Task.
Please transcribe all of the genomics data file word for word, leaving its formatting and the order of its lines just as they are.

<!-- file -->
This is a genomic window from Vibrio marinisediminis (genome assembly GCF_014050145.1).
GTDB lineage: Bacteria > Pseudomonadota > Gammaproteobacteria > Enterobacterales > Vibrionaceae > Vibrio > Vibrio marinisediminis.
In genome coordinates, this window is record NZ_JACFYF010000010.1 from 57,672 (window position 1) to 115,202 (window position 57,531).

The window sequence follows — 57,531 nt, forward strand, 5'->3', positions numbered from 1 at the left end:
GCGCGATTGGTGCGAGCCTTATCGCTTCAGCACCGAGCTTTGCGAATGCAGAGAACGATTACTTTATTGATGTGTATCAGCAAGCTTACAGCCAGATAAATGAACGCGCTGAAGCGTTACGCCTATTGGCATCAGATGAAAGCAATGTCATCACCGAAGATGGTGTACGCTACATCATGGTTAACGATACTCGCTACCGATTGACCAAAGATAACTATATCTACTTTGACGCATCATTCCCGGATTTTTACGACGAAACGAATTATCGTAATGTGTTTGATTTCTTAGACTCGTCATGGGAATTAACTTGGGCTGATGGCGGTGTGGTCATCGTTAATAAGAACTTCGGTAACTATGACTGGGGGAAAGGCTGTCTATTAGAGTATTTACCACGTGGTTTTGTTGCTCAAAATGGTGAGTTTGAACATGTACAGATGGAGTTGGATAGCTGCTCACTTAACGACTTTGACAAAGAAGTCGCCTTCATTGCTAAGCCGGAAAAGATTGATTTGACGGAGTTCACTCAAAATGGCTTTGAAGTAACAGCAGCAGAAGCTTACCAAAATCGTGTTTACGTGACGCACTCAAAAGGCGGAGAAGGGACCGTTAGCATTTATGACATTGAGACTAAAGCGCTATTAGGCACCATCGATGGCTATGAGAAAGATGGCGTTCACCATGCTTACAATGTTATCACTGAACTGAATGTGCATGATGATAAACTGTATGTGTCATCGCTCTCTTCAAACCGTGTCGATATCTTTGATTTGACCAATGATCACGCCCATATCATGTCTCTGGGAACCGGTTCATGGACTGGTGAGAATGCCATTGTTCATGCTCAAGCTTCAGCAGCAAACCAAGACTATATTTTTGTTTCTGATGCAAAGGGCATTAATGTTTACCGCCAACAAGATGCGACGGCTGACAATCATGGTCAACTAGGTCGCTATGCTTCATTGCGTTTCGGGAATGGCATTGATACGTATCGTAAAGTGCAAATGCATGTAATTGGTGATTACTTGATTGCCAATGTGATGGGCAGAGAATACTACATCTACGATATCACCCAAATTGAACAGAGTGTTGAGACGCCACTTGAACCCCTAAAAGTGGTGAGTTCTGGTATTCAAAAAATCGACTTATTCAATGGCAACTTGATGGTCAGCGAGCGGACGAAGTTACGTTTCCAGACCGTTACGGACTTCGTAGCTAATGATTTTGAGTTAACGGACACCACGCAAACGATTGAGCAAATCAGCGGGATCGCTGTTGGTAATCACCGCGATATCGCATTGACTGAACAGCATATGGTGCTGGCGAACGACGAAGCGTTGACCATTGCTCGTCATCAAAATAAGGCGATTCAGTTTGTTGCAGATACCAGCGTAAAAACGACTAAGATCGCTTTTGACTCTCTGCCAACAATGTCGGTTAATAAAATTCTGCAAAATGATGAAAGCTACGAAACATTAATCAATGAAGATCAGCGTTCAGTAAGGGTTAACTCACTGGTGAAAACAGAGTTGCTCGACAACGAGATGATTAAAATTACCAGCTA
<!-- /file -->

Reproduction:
This is a genomic window from Vibrio marinisediminis (genome assembly GCF_014050145.1).
GTDB lineage: Bacteria > Pseudomonadota > Gammaproteobacteria > Enterobacterales > Vibrionaceae > Vibrio > Vibrio marinisediminis.
In genome coordinates, this window is record NZ_JACFYF010000010.1 from 57,672 (window position 1) to 115,202 (window position 57,531).

The window sequence follows — 57,531 nt, forward strand, 5'->3', positions numbered from 1 at the left end:
GCGCGATTGGTGCGAGCCTTATCGCTTCAGCACCGAGCTTTGCGAATGCAGAGAACGATTACTTTATTGATGTGTATCAGCAAGCTTACAGCCAGATAAATGAACGCGCTGAAGCGTTACGCCTATTGGCATCAGATGAAAGCAATGTCATCACCGAAGATGGTGTACGCTACATCATGGTTAACGATACTCGCTACCGATTGACCAAAGATAACTATATCTACTTTGACGCATCATTCCCGGATTTTTACGACGAAACGAATTATCGTAATGTGTTTGATTTCTTAGACTCGTCATGGGAATTAACTTGGGCTGATGGCGGTGTGGTCATCGTTAATAAGAACTTCGGTAACTATGACTGGGGGAAAGGCTGTCTATTAGAGTATTTACCACGTGGTTTTGTTGCTCAAAATGGTGAGTTTGAACATGTACAGATGGAGTTGGATAGCTGCTCACTTAACGACTTTGACAAAGAAGTCGCCTTCATTGCTAAGCCGGAAAAGATTGATTTGACGGAGTTCACTCAAAATGGCTTTGAAGTAACAGCAGCAGAAGCTTACCAAAATCGTGTTTACGTGACGCACTCAAAAGGCGGAGAAGGGACCGTTAGCATTTATGACATTGAGACTAAAGCGCTATTAGGCACCATCGATGGCTATGAGAAAGATGGCGTTCACCATGCTTACAATGTTATCACTGAACTGAATGTGCATGATGATAAACTGTATGTGTCATCGCTCTCTTCAAACCGTGTCGATATCTTTGATTTGACCAATGATCACGCCCATATCATGTCTCTGGGAACCGGTTCATGGACTGGTGAGAATGCCATTGTTCATGCTCAAGCTTCAGCAGCAAACCAAGACTATATTTTTGTTTCTGATGCAAAGGGCATTAATGTTTACCGCCAACAAGATGCGACGGCTGACAATCATGGTCAACTAGGTCGCTATGCTTCATTGCGTTTCGGGAATGGCATTGATACGTATCGTAAAGTGCAAATGCATGTAATTGGTGATTACTTGATTGCCAATGTGATGGGCAGAGAATACTACATCTACGATATCACCCAAATTGAACAGAGTGTTGAGACGCCACTTGAACCCCTAAAAGTGGTGAGTTCTGGTATTCAAAAAATCGACTTATTCAATGGCAACTTGATGGTCAGCGAGCGGACGAAGTTACGTTTCCAGACCGTTACGGACTTCGTAGCTAATGATTTTGAGTTAACGGACACCACGCAAACGATTGAGCAAATCAGCGGGATCGCTGTTGGTAATCACCGCGATATCGCATTGACTGAACAGCATATGGTGCTGGCGAACGACGAAGCGTTGACCATTGCTCGTCATCAAAATAAGGCGATTCAGTTTGTTGCAGATACCAGCGTAAAAACGACTAAGATCGCTTTTGACTCTCTGCCAACAATGTCGGTTAATAAAATTCTGCAAAATGATGAAAGCTACGAAACATTAATCAATGAAGATCAGCGTTCAGTAAGGGTTAACTCACTGGTGAAAACAGAGTTGCTCGACAACGAGATGATTAAAATTACCAGCTA